- Any day that Joey Poz or Josh Wilker has a new book out is a good day. Here's Wilker's latest. Here's my thoughts on his first.
- Matthew Weiner defends his “I'd like to teach the world to sing” ending of “Mad Men.” I still don't buy it. Someone on Twitter said it best, quoting Ralphie in “A Christmas Story”: All that for a crummy commerical.
- Historian Joseph J. Ellis on the books he reads, the authors he admires, his favorite books to assign. Also, what should the president read?
- The topic I keep returning to: What jobs won't be digitized away any time soon? And which will? “Nickel and Dimed” author Barbara Ehrenreich reviews two books on the subject under the hed “Welcome to Your Obsolescence.”
- I think Emily Nussbaum describes better than anyone how revolutionary David Letterman's comedy was to my generation in the 1980s.
- Like Jim Walsh earlier this month, Chris Riemenschneider counts off the great Minnesota bands that played Letterman. Showing my age, but I've only seen the first three on this list. Well, and the last one. What I love? Martin Zellar's voice, Gary Louris' voice, Mark Olson rocking out behind him, Jake Slichter killing those drums.
David Letterman: Puncturing the Culture Rather than Propping It Up
I think The New Yorker's Emily Nussbaum describes his revolutionary appeal to my generation better than anyone:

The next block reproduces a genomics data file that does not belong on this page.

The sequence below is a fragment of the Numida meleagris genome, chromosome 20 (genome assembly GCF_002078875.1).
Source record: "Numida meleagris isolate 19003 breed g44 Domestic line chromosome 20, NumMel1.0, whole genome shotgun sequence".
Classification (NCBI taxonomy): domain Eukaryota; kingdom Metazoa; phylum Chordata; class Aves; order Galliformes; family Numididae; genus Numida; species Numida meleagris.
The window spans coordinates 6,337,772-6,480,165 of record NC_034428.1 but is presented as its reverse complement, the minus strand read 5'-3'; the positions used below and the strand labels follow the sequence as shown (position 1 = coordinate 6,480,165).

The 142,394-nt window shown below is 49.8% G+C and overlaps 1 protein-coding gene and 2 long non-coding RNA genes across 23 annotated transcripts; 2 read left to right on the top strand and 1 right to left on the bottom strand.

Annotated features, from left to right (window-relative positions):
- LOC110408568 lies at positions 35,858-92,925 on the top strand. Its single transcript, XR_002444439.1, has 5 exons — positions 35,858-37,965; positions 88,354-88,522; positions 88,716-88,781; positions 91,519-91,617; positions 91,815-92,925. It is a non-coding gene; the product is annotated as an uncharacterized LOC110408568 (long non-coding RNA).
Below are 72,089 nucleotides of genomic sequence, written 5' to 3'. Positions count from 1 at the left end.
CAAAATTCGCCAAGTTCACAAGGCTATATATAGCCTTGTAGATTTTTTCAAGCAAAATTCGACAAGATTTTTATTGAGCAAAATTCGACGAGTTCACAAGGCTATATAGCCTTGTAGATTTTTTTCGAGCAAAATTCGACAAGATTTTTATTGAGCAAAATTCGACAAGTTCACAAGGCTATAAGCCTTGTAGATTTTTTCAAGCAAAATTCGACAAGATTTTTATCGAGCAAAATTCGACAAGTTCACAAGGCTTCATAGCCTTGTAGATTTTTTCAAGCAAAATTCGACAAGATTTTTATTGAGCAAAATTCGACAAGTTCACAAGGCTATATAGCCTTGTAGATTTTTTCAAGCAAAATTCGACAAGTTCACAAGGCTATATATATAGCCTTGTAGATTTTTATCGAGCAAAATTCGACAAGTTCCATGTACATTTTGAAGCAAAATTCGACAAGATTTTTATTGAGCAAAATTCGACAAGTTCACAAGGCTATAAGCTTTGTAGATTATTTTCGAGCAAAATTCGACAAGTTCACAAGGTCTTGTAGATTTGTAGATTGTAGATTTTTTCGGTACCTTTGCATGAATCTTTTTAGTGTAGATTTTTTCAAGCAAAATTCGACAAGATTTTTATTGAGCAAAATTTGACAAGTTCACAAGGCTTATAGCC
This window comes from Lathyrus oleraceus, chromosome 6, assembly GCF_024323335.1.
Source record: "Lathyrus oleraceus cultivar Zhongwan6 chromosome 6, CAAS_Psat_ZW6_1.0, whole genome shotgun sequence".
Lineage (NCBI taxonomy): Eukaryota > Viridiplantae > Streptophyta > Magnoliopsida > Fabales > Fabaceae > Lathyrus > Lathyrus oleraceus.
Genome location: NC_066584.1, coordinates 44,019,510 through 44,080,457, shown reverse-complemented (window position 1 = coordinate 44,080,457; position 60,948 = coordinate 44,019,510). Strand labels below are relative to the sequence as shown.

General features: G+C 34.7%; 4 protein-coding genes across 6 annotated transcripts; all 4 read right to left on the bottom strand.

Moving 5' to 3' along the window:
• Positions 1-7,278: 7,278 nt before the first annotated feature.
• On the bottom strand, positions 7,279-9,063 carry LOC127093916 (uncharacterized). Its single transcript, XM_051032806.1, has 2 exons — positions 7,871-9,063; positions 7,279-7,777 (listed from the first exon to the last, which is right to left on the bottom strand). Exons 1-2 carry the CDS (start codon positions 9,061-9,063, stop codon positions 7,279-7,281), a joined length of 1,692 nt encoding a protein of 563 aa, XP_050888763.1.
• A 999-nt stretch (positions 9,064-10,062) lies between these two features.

For more than thirty years, David Letterman has been the guy working the talk-show host. But he's never hidden how tricky it is to move those levers, which has been his appeal to fans: in a job made for smoothies, he's kept showing us his flaws, those spikes of anger and anxiety, almost despite himself. Now that Letterman's a flinty codger, an establishment figure, it's become difficult to recall just how revolutionary his style of meta-comedy once felt. But back when I was sixteen, trapped in the snoozy early eighties and desperate for something rude and wild, Letterman seemed like an anarchist. His manner suggested that TV could puncture the culture rather than prop it up. My friends, particularly the guys, became his acolytes, quoting his catchphrases (“They pelted us with rocks and garbage”) and copying his deadpan affect.
The whole piece, “Good Night: David Letterman's last weeks,” can be found in the latest New Yorker. Or here.